The SEC announced on Tuesday that it will amend its rules to allow NYSE, owned by ICE, to implement a "speed bump" on its NYSE MKT exchange. A subsidiary of NYSE, the MKT exchange specializes in small caps. As part of the introduction of the speed bump, it will be re-branded as NYSE American and will now trade all National Market System (NMS) stocks, as opposed to the around 370 small cap stocks currently. Trading will move from a floor-based model with parity allocation to an electronic model, using NYSE's Pillar technology with price/time priority allocation. The name change is a nod to NYSE MKT roots as the American Stock Exchange (AMEX).
The move will allow head-to-head competition between NYSE American and IEX, both of which will operate with the same delay of 350 microseconds. The exchanges will differ in their implementation of the speed bump, with NYSE American applying software while IEX uses hardware. As a condition of the SEC approval, NYSE American will have to "periodically monitor the latency and adjust the latency as necessary to achieve consistency with the 350 microsecond target" and will have to apply to the SEC should it wish to adjust the delay up or down.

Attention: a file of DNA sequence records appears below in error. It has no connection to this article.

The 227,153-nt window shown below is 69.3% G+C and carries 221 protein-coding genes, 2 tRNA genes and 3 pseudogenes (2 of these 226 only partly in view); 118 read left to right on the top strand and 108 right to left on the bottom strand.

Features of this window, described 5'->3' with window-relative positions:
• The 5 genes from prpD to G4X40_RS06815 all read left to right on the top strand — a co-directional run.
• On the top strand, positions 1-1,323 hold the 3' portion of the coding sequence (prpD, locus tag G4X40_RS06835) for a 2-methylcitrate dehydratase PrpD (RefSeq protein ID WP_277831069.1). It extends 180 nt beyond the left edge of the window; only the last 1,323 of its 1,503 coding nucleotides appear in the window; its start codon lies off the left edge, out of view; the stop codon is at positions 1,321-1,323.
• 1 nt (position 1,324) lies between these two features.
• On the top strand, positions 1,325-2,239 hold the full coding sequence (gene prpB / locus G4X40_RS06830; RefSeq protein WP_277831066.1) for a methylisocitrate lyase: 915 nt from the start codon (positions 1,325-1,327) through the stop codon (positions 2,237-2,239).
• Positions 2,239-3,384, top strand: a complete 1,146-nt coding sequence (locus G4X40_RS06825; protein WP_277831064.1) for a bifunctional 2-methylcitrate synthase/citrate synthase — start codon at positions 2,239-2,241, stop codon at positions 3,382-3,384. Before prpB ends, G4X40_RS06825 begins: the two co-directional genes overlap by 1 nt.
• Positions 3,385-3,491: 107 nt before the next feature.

To head off criticism that the imposition of a delay could create advantages for some market participants, NYSE has said that the delay on outbound messages will occur to all recipients of market data save for the Securities Information Processor (SIP) and that the delay on inbound messages will be "applied uniformly to all users". The implication is, of course, that SIP subscribers will now receive the data before direct subscribers - in another twist of ever-evolving complexity surrounding the US equity universe.
The move to rebrand the exchange as NYSE American is rather ironic: Jeffrey Sprecher, ICE CEO and therefore incidentally the head at NYSE as well, called IEX "un-American" precisely for its attempt to introduce the 350 microsecond speed bump back in 2016.